Saturday, May 29, 2010

Olivia makes an appearance!

Thursday and Friday were exciting days around the two osprey nests in North Vancouver. For any new readers, I call the pair in the more easily viewed nest Lawrence and Olivia, and the pair in the nest over the shipyard are Jonny and Jewel.

At lunchtime on Thursday, my friend, Dianne, came rushing into the music room at school, to tell me that the tide was very low and that she had seen both Lawrence and the otter. (S/he is unnamed as yet, but Bill has suggested Frankie - "Frankie and Jonny" has a nice ring to it, don't you think?) I hurried out of school with Dianne, still in my teaching shoes. They are not the best for climbing down rocks, but I was so excited, it didn't seem to matter. When we arrived, the otter was no longer there, but we could see Lawrence coming in with a branch for the nest.

It is a thrill every time to watch him land.

He worked hard arranging the stick just so,

and then left to fetch another.

This sequence was repeated over and over, and when I had to leave to go back to school, he was still at it.

Look, Ma. One talon!

Is this my good side?

Gotta fill up that hole!

It was hard to tear myself away, but there was no choice. During a short break later in the afternoon, I stepped outside the school, thinking to take a quick look around. There was no time for the ten-minute-or-so walk to Lawrence's nest, but right above me, I saw an osprey. I thought it must be Jonny, as Jewel was watching from afar, and I could see some missing primary feathers in his right wing. Unless Lawrence had lost feathers in the last couple of hours, this had to be Jonny. What a show he put on, Jewel calling to him all the while.

He hovered, dove, rose high, and dove again.

See this, Jewel?

Much of the time, he was so high in the sky, I could barely make him out. I appreciate my long lens so much at times like this!

I wondered at his ability to fly so beautifully, with such a gap in his feathers. I wondered as well whether they had been pulled out in an altercation, or whether this is what is called moulting. Either way, I hope they grow back. I looked up a couple of sites to get a bit more information about feathers, and found this heart-warming rescue story about a case where people actually used epoxy cement to replace some feathers to help an injured osprey fly again. I was curious about how to name the various feathers in the wing, and found this site with some information about body parts and feather tracts.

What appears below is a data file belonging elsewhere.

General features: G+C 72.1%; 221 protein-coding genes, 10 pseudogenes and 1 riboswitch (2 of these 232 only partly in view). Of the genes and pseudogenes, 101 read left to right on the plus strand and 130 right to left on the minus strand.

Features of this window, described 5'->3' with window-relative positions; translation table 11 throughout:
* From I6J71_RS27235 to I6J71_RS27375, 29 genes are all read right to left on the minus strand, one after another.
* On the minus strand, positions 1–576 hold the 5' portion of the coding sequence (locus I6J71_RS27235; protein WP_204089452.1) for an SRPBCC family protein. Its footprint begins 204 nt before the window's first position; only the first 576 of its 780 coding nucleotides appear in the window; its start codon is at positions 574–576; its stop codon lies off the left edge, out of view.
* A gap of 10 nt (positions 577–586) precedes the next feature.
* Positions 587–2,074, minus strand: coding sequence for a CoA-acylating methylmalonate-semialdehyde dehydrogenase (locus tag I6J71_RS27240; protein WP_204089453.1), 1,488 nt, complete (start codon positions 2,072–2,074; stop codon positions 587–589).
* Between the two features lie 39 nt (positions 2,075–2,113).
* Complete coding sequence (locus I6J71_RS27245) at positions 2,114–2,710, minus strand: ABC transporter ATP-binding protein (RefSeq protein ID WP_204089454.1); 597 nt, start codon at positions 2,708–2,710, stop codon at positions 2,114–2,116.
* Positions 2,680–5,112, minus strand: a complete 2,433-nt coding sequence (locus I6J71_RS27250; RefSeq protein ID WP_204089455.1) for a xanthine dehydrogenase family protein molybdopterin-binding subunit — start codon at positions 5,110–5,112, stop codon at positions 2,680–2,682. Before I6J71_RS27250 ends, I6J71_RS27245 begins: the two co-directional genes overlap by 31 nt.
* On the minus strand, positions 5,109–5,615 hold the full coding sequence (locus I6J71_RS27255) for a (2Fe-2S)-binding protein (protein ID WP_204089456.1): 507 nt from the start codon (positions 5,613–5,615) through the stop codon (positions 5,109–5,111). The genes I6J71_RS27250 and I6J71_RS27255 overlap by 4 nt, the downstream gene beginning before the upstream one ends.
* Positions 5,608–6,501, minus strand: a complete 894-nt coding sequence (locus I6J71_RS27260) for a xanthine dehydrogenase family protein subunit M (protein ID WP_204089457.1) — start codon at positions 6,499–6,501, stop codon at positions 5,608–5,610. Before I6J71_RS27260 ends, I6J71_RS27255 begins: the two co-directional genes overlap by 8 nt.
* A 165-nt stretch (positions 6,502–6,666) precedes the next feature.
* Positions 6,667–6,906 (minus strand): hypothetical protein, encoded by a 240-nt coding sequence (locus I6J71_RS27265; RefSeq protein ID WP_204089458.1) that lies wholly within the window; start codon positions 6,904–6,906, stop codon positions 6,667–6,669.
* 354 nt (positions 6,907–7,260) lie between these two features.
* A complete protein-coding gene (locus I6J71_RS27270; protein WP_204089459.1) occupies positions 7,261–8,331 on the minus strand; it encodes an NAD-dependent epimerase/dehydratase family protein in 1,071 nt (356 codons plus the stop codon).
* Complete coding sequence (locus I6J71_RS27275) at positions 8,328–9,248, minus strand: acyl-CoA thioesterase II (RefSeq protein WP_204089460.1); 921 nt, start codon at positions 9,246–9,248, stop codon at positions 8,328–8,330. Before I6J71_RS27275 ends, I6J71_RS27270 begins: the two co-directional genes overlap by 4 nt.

On Friday around lunchtime, the weather was quite dismal. I had my camera in my bag, but decided I would just do a quick check on Lawrence's nest, without taking photos. However, the tide was out, and Lawrence flew in just as I was leaving.

How can you resist me?

He took a look at me, but seemed more preoccupied with something in the distance. I looked in the direction of his gaze, but saw nothing.

Suddenly, Lawrence took off, putting on a show such as I have never seen before.

He called and called, and flew higher and higher, hovering, diving, and rising again.

Like Jonny, he seemed to be checking for confirmation that his show was being appreciated.

The display went on for a very long time. He flew higher, and hovered longer, than Jonny had. I will never forget his cries. Even when he was so high I could barely find him, the intensity and urgency came through so expressively and insistently, there was no mistaking his message to Olivia.

I felt a presence behind me, and there she was! Oh, Olivia, I am so happy to see you!

There was no question she was aware of, and I hope, appreciating, Lawrence's show.

Here, I thought she was about to join him, but she settled down again,

as he flew almost completely,

out of the camera's range.
Suddenly, she was gone. I had missed her take-off, but saw her heading over the marina, and then saw Lawrence follow her.

A moment later, I saw another aerial display, and wondered if Lawrence was doing an encore. But no, there were the missing right wing feathers. What was Jonny doing over Lawrence's nest? I often wonder if Lawrence and/or Olivia are offspring of Jewel and Jonny. Since the JJ nest is much more established, it seems possible that some of their offspring could return to the area. Although I'll never know for sure how the two osprey pairs relate, it certainly did seem as if Jonny was trying to show Lawrence a thing or two.

Suddenly, there was Lawrence, returning to the nest.

I checked out his right wing to make sure I was identifying him correctly. All the primary feathers were in place.

He looked up at Jonny and I feel certain he was making a statement.

She's mine, and this is our home. Go back to your own lady. She's waiting for you.

That was how things stood on Friday. I hope to get over to check on the nests again tomorrow. I can hardly wait!


  1. Yah! The prodigal Olivia has come home!
    Beautiful shots, as usual. It's nice for us, for identification purposes, that Jonny is missing those feathers--and it doesn't seem to hurt his aerobatic skills.

  2. Glad to know Olivia is in the vicinity to perhaps view Lawrence’s one-talon constructing technique. Also, enjoyed Jonny’s beautiful aerial show that is indeed impressive considering he is missing a few feathers. I, too, wonder if the osprey might be related and even competing the way family members sometimes do.

  3. Thanks, EvenSong. Neither Olivia nor Lawrence showed up on Saturday, but it was nice to know they are still engaged:)

    Thanks, Penelope, and yes, surely that one-talon technique will win her heart:)

    Amen, MarianneBill!